In evidence generated from a ten-year study on Traumatic Brain Injury, or TBI, a team led by researchers from Rutgers University have found two molecules that could be the key to the development of new drugs used to treat traumatic brain injuries.

According to Mayo Clinic a TBI is described as the following;

Traumatic brain injury usually results from a violent blow or jolt to the head or body. An object that penetrates brain tissue, such as a bullet or shattered piece of skull, also can cause traumatic brain injury.

Mild traumatic brain injury may affect your brain cells temporarily. More-serious traumatic brain injury can result in bruising, torn tissues, bleeding and other physical damage to the brain. These injuries can result in long-term complications or death.”

These two molecules from the study and their effects on the brain, are not just now being discovered — the molecules and how they interact with the brain and neuron synapses are now beginning to be fully understood.

The molecules; glutamate and cypin, have profound effects on how severe a TBI will become. Not all negative effects generated from a TBI are from the actual blow to the head, but how the brain responds to the trauma.

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The first molecule’s, glutamate, effects on the brain in a post-traumatic brain injury state has already been established. When a TBI occurs, the neurotransmitter glutamate is released. Glutamate is vital to normal brain function; it is responsible for transmitting signals between individual nerve cells as well as aids in learning and memory. However, in a post TBI environment, glutamate floods the brain causing the cells that are activated by glutamate to become overexcited. This causes cell damage and or brain cell death.

However, the brain has a compound that is released in defense of further brain damage. This compound, called cypin, acts as a sort of block, preventing glutamate from attacking and killing the neurons.

Researchers have identified two compounds that seem to increase the production of cypin in the brain. When these compounds are introduced into damaged brain cells, not only did the neurons survive, but they began to exhibit correct electrical signals again. Essentially, the connections necessary for learning and memory recovered.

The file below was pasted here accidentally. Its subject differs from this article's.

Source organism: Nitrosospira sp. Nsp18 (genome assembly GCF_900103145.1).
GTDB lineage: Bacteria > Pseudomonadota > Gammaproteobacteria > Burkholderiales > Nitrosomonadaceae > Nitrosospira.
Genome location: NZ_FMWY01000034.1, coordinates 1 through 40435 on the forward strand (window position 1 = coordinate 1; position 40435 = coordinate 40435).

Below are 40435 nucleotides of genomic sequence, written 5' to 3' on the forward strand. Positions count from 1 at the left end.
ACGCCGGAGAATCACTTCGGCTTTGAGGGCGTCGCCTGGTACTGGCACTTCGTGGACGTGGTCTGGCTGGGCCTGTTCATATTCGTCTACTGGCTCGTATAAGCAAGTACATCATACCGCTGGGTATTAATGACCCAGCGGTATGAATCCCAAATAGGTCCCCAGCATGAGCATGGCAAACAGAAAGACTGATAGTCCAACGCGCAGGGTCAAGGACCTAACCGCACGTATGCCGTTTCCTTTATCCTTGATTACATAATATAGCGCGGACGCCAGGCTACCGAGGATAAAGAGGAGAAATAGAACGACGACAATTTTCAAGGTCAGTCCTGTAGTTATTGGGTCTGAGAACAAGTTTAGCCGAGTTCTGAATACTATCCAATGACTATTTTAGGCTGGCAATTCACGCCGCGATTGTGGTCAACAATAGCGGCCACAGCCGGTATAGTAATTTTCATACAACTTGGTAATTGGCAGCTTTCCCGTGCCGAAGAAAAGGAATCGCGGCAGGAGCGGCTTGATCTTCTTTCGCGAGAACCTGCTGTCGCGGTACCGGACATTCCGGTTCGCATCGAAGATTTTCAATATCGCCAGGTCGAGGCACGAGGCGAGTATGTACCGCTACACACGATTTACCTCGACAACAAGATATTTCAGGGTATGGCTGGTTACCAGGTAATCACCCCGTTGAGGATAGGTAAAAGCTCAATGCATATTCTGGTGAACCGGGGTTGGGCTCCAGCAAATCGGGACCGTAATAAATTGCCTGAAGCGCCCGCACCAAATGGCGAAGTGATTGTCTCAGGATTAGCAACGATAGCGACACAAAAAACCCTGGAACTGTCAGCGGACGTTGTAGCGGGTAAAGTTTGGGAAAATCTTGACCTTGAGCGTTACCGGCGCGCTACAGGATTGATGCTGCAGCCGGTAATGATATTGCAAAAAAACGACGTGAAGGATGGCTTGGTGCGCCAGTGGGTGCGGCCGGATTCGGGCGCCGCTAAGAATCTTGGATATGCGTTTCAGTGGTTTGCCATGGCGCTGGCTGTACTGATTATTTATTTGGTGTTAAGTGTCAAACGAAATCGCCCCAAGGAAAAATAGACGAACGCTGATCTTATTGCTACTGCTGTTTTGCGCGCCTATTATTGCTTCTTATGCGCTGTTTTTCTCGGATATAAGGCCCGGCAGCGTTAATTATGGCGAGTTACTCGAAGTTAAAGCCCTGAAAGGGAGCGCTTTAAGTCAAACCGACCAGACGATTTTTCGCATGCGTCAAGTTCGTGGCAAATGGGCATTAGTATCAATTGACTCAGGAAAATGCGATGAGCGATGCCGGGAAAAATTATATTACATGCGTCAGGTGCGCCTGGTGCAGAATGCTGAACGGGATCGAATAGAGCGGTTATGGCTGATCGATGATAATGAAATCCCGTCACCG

The next step would be to develop these compounds into viable drugs that can then be tested on humans suffering from the effects of a TBI, in the hopes of not only relieving the symptoms but perhaps reversing the impact on the brain.

While the exact numbers of U.S. Veterans who have sustained TBI’s while training or fighting are not known, the VA estimates that 22% of casualties from both Afghanistan and Iraq were brain injuries. A viable treatment for alleviating and potentially reversing the effects of TBI’s in U.S service members, and the world at large, would be a huge breakthrough in neurology and would vastly improve the lives of those affected.

Featured image: Capt. (Dr.) Wesley Reynolds studies a patient’s computed tomography scan at the Mike O’Callaghan Federal Medical Center March 18, 2014, at Nellis Air Force Base, Nev. March is brain injury awareness month. According to the Brain Injury Association of America, about 75 percent of traumatic brain injuries are concussions or other forms of mild TBIs. Reynolds is a 99th Medical Operations Squadron neurologist. | U.S. Air Force photo by Senior Airman Jason Couillard